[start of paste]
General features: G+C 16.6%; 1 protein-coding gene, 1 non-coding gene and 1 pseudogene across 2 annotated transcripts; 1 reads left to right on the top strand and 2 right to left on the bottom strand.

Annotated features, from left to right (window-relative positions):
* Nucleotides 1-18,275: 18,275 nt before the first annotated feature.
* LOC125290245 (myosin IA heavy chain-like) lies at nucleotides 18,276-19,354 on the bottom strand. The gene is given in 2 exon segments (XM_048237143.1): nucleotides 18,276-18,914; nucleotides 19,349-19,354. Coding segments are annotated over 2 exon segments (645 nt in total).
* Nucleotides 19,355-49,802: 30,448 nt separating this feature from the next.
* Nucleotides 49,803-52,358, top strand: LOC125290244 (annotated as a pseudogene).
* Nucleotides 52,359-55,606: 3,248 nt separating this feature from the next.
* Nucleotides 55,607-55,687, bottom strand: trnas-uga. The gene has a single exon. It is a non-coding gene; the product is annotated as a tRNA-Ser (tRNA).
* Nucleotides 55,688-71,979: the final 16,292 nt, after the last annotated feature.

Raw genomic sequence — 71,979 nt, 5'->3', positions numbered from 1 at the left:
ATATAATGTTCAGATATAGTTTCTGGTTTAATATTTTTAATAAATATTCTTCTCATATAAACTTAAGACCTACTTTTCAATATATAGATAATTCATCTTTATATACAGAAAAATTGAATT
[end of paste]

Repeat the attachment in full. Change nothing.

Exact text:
General features: G+C 16.6%; 1 protein-coding gene, 1 non-coding gene and 1 pseudogene across 2 annotated transcripts; 1 reads left to right on the top strand and 2 right to left on the bottom strand.

Annotated features, from left to right (window-relative positions):
* Nucleotides 1-18,275: 18,275 nt before the first annotated feature.
* LOC125290245 (myosin IA heavy chain-like) lies at nucleotides 18,276-19,354 on the bottom strand. The gene is given in 2 exon segments (XM_048237143.1): nucleotides 18,276-18,914; nucleotides 19,349-19,354. Coding segments are annotated over 2 exon segments (645 nt in total).
* Nucleotides 19,355-49,802: 30,448 nt separating this feature from the next.
* Nucleotides 49,803-52,358, top strand: LOC125290244 (annotated as a pseudogene).
* Nucleotides 52,359-55,606: 3,248 nt separating this feature from the next.
* Nucleotides 55,607-55,687, bottom strand: trnas-uga. The gene has a single exon. It is a non-coding gene; the product is annotated as a tRNA-Ser (tRNA).
* Nucleotides 55,688-71,979: the final 16,292 nt, after the last annotated feature.

Raw genomic sequence — 71,979 nt, 5'->3', positions numbered from 1 at the left:
ATATAATGTTCAGATATAGTTTCTGGTTTAATATTTTTAATAAATATTCTTCTCATATAAACTTAAGACCTACTTTTCAATATATAGATAATTCATCTTTATATACAGAAAAATTGAATT